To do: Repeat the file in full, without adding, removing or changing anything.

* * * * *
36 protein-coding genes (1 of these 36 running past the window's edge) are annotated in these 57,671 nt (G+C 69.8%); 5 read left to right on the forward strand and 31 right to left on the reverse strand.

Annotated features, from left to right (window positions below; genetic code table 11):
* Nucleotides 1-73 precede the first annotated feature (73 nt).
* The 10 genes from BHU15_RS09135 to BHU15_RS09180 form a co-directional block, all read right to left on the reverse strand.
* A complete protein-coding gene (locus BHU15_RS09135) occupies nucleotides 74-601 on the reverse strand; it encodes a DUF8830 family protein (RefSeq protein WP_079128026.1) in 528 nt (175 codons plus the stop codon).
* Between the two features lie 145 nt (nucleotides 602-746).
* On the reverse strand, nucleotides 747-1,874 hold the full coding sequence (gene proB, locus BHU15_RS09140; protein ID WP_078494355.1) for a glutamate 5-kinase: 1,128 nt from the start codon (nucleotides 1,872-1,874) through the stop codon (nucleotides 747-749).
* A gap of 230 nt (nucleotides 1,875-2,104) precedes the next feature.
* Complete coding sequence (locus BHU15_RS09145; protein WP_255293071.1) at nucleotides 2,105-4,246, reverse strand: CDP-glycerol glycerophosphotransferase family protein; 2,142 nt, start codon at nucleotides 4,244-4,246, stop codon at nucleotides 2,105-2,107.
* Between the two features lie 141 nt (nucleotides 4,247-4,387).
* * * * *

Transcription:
36 protein-coding genes (1 of these 36 running past the window's edge) are annotated in these 57,671 nt (G+C 69.8%); 5 read left to right on the forward strand and 31 right to left on the reverse strand.

Annotated features, from left to right (window positions below; genetic code table 11):
* Nucleotides 1-73 precede the first annotated feature (73 nt).
* The 10 genes from BHU15_RS09135 to BHU15_RS09180 form a co-directional block, all read right to left on the reverse strand.
* A complete protein-coding gene (locus BHU15_RS09135) occupies nucleotides 74-601 on the reverse strand; it encodes a DUF8830 family protein (RefSeq protein WP_079128026.1) in 528 nt (175 codons plus the stop codon).
* Between the two features lie 145 nt (nucleotides 602-746).
* On the reverse strand, nucleotides 747-1,874 hold the full coding sequence (gene proB, locus BHU15_RS09140; protein ID WP_078494355.1) for a glutamate 5-kinase: 1,128 nt from the start codon (nucleotides 1,872-1,874) through the stop codon (nucleotides 747-749).
* A gap of 230 nt (nucleotides 1,875-2,104) precedes the next feature.
* Complete coding sequence (locus BHU15_RS09145; protein WP_255293071.1) at nucleotides 2,105-4,246, reverse strand: CDP-glycerol glycerophosphotransferase family protein; 2,142 nt, start codon at nucleotides 4,244-4,246, stop codon at nucleotides 2,105-2,107.
* Between the two features lie 141 nt (nucleotides 4,247-4,387).